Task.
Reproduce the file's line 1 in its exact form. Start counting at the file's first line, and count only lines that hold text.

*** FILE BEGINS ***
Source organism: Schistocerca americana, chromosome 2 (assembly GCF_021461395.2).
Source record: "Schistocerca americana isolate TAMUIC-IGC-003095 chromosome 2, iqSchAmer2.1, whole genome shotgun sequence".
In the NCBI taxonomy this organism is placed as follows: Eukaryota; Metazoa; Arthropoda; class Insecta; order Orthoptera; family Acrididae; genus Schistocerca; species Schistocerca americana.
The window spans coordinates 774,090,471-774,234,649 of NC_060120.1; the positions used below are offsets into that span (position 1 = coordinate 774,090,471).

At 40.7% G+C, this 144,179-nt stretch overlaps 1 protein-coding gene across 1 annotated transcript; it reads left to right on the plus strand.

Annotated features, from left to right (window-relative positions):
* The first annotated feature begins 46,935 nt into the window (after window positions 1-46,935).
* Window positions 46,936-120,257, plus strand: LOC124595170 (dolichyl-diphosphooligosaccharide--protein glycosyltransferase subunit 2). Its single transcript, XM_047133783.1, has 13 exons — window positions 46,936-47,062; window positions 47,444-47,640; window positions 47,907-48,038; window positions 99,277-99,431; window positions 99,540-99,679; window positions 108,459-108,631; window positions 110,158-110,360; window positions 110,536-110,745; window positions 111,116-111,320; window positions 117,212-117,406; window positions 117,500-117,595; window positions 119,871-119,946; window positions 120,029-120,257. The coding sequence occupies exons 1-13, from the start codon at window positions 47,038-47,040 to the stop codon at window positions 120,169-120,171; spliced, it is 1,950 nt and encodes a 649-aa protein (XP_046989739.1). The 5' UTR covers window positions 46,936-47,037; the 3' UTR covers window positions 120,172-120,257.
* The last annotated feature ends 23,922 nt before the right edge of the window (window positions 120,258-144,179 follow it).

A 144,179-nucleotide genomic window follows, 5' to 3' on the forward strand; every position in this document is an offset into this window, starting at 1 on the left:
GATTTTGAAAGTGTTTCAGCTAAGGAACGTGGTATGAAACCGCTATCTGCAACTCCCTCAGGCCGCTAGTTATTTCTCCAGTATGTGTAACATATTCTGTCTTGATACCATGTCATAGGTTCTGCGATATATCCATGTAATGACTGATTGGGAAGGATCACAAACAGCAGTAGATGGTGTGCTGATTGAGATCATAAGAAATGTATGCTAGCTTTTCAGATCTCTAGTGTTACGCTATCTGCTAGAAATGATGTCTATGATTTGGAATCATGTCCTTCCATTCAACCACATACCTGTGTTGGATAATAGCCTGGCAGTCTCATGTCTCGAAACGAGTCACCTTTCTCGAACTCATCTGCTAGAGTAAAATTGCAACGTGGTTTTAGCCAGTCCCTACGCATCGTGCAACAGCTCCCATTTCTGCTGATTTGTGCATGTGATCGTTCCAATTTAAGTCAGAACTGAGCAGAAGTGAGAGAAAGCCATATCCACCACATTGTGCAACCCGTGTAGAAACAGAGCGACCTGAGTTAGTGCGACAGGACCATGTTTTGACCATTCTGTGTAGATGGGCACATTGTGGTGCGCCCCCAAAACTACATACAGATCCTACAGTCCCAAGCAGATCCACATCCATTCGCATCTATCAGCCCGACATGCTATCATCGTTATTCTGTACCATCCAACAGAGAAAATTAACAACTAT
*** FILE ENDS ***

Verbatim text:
Source organism: Schistocerca americana, chromosome 2 (assembly GCF_021461395.2).